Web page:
Help me give my students miniPCR Thermal Cyclers and blueGel Electrophoresis so they can perform STEM labs in the classroom!
This project expired on February 9, 2019.
Hooray! This project is fully funded
I love coming to work everyday to see and teach my students! They are very creative, curious, and bright young adults. They enjoy the science classes I teach and they really enjoy the engaging lessons I provide for them.
My students learn best when they are actively participating in the classroom.
They love doing labs and activities and feel well prepared for college when they leave my AP Biology class.
A lot of my students learn they have interest in science after taking my classes. I hope that by incorporating more biotechnology, it will push them to pursue STEM related jobs in their future.
A large portion of my students do not seem to have an interest in science when they get to my class. After taking my class, about 90% of the students have a new found love for science and want to further their education in the science field. I am able change their minds by engaging them in real world science. Most of the things I do are simple labs with household products. Having the opportunity to gain STEM scientific/biotechnology equipment will greatly improve the resources in my classroom.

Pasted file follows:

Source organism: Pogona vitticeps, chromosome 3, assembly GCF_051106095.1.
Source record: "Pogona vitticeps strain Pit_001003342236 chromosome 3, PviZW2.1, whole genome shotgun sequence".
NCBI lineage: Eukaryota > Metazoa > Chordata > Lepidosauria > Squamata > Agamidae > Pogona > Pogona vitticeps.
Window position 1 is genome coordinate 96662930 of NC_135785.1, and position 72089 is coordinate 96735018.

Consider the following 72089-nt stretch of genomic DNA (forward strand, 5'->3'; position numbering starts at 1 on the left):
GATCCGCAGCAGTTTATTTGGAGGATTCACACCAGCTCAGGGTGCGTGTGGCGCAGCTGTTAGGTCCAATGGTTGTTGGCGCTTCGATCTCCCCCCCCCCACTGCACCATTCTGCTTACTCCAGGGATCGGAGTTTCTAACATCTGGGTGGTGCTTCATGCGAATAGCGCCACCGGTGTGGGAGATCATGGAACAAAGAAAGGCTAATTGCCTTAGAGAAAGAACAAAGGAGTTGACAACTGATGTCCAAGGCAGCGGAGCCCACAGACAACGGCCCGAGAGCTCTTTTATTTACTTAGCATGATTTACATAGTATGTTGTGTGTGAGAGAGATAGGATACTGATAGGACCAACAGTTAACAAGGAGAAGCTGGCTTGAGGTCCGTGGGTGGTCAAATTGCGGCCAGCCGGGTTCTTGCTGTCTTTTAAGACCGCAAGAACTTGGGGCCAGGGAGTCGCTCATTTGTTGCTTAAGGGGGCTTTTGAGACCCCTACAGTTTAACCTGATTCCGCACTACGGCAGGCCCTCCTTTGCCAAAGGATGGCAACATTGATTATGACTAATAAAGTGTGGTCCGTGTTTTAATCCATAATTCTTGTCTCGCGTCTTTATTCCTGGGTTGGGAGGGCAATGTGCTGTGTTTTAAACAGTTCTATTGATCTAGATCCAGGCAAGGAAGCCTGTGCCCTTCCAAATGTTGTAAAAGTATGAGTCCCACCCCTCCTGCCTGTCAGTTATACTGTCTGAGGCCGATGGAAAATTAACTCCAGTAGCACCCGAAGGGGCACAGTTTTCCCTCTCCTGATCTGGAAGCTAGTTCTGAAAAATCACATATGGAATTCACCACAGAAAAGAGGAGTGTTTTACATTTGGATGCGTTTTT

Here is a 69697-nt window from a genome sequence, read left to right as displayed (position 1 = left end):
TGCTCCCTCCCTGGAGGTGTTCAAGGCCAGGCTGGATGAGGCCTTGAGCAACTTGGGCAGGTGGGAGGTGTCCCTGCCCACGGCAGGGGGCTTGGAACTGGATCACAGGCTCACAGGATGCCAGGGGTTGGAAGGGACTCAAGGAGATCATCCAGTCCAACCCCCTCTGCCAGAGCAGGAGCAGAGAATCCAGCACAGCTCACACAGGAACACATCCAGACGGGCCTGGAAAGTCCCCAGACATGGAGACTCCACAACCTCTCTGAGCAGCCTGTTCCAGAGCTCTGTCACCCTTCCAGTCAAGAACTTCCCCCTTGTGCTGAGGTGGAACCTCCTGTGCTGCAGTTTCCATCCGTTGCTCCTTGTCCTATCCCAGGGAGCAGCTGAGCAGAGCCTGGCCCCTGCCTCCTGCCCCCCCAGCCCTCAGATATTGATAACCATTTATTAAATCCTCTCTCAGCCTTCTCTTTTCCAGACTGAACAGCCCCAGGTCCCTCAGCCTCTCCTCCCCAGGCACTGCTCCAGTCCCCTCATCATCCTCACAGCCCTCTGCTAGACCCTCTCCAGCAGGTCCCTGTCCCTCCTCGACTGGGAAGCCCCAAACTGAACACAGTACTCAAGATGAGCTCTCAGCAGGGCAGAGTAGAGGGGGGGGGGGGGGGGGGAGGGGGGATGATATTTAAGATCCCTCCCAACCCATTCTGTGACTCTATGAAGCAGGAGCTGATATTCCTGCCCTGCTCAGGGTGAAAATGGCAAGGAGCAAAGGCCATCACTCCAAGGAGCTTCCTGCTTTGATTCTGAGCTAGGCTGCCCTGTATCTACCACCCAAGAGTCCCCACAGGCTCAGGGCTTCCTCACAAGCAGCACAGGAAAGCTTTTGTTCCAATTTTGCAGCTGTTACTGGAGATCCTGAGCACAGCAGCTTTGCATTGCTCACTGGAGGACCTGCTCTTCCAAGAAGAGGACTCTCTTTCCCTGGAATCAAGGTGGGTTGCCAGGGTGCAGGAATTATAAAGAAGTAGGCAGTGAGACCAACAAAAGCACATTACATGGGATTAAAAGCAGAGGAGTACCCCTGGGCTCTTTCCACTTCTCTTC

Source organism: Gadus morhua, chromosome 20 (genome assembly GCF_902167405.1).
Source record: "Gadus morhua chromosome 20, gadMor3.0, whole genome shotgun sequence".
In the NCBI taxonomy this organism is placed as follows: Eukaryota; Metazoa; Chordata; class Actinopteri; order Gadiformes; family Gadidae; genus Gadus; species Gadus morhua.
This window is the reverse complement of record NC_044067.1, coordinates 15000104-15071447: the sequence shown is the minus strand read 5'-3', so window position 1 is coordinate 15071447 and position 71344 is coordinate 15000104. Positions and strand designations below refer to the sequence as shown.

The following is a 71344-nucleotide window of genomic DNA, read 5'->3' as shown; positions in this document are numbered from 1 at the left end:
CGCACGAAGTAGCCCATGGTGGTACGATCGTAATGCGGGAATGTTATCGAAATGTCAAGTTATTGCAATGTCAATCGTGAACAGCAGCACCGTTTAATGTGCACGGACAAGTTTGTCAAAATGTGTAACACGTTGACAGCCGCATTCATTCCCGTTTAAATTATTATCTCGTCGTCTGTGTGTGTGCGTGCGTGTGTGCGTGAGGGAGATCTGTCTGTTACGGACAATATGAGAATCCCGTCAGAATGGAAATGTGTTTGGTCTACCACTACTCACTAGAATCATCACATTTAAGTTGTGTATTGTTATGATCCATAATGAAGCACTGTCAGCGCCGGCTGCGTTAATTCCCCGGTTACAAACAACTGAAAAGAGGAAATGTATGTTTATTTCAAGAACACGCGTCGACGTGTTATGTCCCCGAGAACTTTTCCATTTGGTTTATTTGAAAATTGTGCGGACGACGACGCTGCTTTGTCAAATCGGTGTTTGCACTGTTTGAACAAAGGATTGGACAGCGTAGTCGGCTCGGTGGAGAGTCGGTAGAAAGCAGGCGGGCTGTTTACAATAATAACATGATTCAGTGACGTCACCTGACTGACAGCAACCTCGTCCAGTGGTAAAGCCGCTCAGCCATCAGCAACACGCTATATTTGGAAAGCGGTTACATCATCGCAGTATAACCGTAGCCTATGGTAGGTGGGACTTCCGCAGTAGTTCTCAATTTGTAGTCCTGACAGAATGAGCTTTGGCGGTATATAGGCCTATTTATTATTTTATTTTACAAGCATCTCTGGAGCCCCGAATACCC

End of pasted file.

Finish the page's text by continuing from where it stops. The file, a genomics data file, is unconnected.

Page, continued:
By donating to my project, students will be able to do various labs such as assessing the presence of transgenic elements (GMO's) in processed foods and in plants by extracting DNA from food samples and analyzing DNA using the essential molecular biology
techniques of PCR (polymerase chain reaction) and gel electrophoresis. This lab illustrates real world
applications of molecular biology in agriculture and the food industry such as the genetic engineering of plants for introduction of novel traits through recombinant DNA technologies.
Another lab they will be able to do will allow the students to examine how single nucleotide polymorphisms (SNPs) can change our ability to perceive the world around us. The human sense of taste is composed of an intricate neurophysiological network,
but it only takes small changes to one gene to change the way we taste. tudents will explore SNPs associated with their own phenotypes. They will assess their ability to taste the chemical phenylthiocarbamide (PTC) and determine how that ability correlates with their genotype at the TAS2R38 locus. There are two common alleles for the gene, a ‘taster’ allele and a ‘non-taster’ allele. The goal of this lab to illustrate how very small genetic changes can have significant functional consequences.
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